Dream movie projects that never made or dropped in the middle of production are the most tragic experience for a film-maker. Many genius film-makers like Stanley Kubrick, David Lean, Orson Welles etc have dreamed about making a magnum opus that failed on every stages of production. The documentary “Lost in La Mancha” disconsolately looked at Terry Gilliam’s repeatedly cursed project “The Man who Killed Don Quixote.” In that same vein, Frank Pavich’s documentary, “Jodorowsky’s Dune” (2013) recounts avant-garde Chilean film-maker Alejandro Jodorowsky’s mid-1970s quest to film Frank Herbert’s seminal sci-fi novel “Dune.”
In the early 1970’s, Jodorowsky was crowned as the king of cult-films. His pseudo- western “El Topo” (1970) and the tale of mystical alchemist “The Holy Mountain” (1973) took the viewers for a polarizing head trip and became underground hits in Europe. So, when producer Michael Seydoux asked him, what project would he like to do next, Jodorowsky immediately told about his plan to adapt “Dune” (even though he hadn’t read the book at that time). In series of interviews, the 85 year old Jodowrowsky enthusiastically recalls that his version of “Dune” might mimic the effects of LSD without requiring actual drug intake. The cult director envisioned his little insane dream before “Star Wars.” To achieve the dream, he sought out “spiritual warriors” – artists and special effects experts, who could comprehend his hallucinatory visions and bring them to life.
In the two years of pre-production, Jodorowsky traveled to Europe, US to bring together undiscovered artistic masterminds like DanO’Bannon, H.R. Giger, Jean “Moebius” Giraud and Chris Foss. Jodorowsky didn’t want the special-effects whiz Douglas Trumbull (“2001: A Space Odyssey”) because he didn’t believe that the whiz was spiritually sufficient. Horror artist H.R. Giger (created the creature in “Alien”) and all the others later became sci-fi royalties in Hollywood. The elaborate storyboards envisioned by Jodorowsky and made by these fine artists were bound in a very huge book. Jodorowsky convinced the famous Pink Floyd band to make music and Mick Jagger to play a bad guy role. He even casted the trouble-making surrealist Salvador Dali for a cameo role (Dali demanded $100,000 per minute) and the erratic late 1970’s Orson Welles (the auteur agreed only when they hired his favorite chef to cook in the shoot).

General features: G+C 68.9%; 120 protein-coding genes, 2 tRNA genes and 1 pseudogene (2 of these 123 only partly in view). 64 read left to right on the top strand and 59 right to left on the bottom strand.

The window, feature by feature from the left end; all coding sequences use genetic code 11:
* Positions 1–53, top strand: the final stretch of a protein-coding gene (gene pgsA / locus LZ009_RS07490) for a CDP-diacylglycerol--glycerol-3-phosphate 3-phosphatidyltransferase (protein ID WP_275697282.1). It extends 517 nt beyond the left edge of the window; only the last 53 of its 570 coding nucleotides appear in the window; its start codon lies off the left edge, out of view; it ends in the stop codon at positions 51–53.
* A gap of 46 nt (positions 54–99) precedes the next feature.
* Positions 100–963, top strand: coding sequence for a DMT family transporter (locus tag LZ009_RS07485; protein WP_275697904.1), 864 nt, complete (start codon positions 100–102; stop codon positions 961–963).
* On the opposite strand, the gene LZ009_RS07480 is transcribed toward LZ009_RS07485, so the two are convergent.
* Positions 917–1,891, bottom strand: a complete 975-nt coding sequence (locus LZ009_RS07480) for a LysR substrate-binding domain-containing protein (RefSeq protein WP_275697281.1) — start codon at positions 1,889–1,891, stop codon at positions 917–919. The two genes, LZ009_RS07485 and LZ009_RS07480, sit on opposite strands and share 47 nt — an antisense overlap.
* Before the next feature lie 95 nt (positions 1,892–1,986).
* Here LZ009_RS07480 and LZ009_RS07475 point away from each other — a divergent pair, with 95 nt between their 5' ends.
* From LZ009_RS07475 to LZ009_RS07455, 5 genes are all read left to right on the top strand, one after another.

Through the storyboards, Jodorowsky explains what his grandiose visions were. He wanted the movie to open with a single, long take (inspired by Orson Welles’ “Touch of Evil”) that would begin in the farthest of the galaxy and appear to track all the way down to ground level. He also illustrates the hero’s (Paul) conception with a shot that travels through the mother’s vagina. Jodorowsky’s script ends with a totally different ending from the one in the novel. Such visualizations and unbridled creativity for a big-budget film never went well with Hollywood executives of the 70’s. Near the end, director Pavich shows how the laid-back Jodorowsky suddenly gets angry, when thinking about all those rejections. The cult film-maker holds up a wad of money, and calls it ‘shit’, since the business-oriented mindset scuttled all his efforts. It clearly seems that, in the pre-CGI era, Hollywood was terrified to give a project to Jodorowsky, who had so much imagination and so little interest in dollars. Even if he is able to use today’s CGI technology, none of the big studios would allow him to realize these visions.
Pavich suggests that the closure of “Dune” project went on to influence powerful Hollywood sci-fi projects. The colossal illustrated screenplay made rounds around the Hollywood studios, and went on to make enduring mark on sci-fi genre. Pavich illustrates Jodorowsky’s influences that could be seen in movies like Alien, Flash Gordon, Raiders of Lost Ark, Star Wars, Contact, The Terminator 2, and Prometheus. Pavich’s documentary also bears witness to the aging cult film-maker egoistic words: “When you make a picture, you must not respect the novel. . . . I was raping Frank Herbert, but with love, with love.” Jodorowsky could also be blamed for fatally misunderstanding that cinema is only an art form, but not an industrial practice.
Jodorowsky enthusiastically cries in the end, imparting us with two fine messages: “Things come, you say yes. Things go away, you say yes”; “Have ambition! Be immortal!” “Jodorowsky’s Dune” (90 minutes) reminds us to bear a single-minded commitment, while pursuing a dream, and also to possess spiritual ability to face the unfulfilled dream. In the end, the important thing is ‘to create.’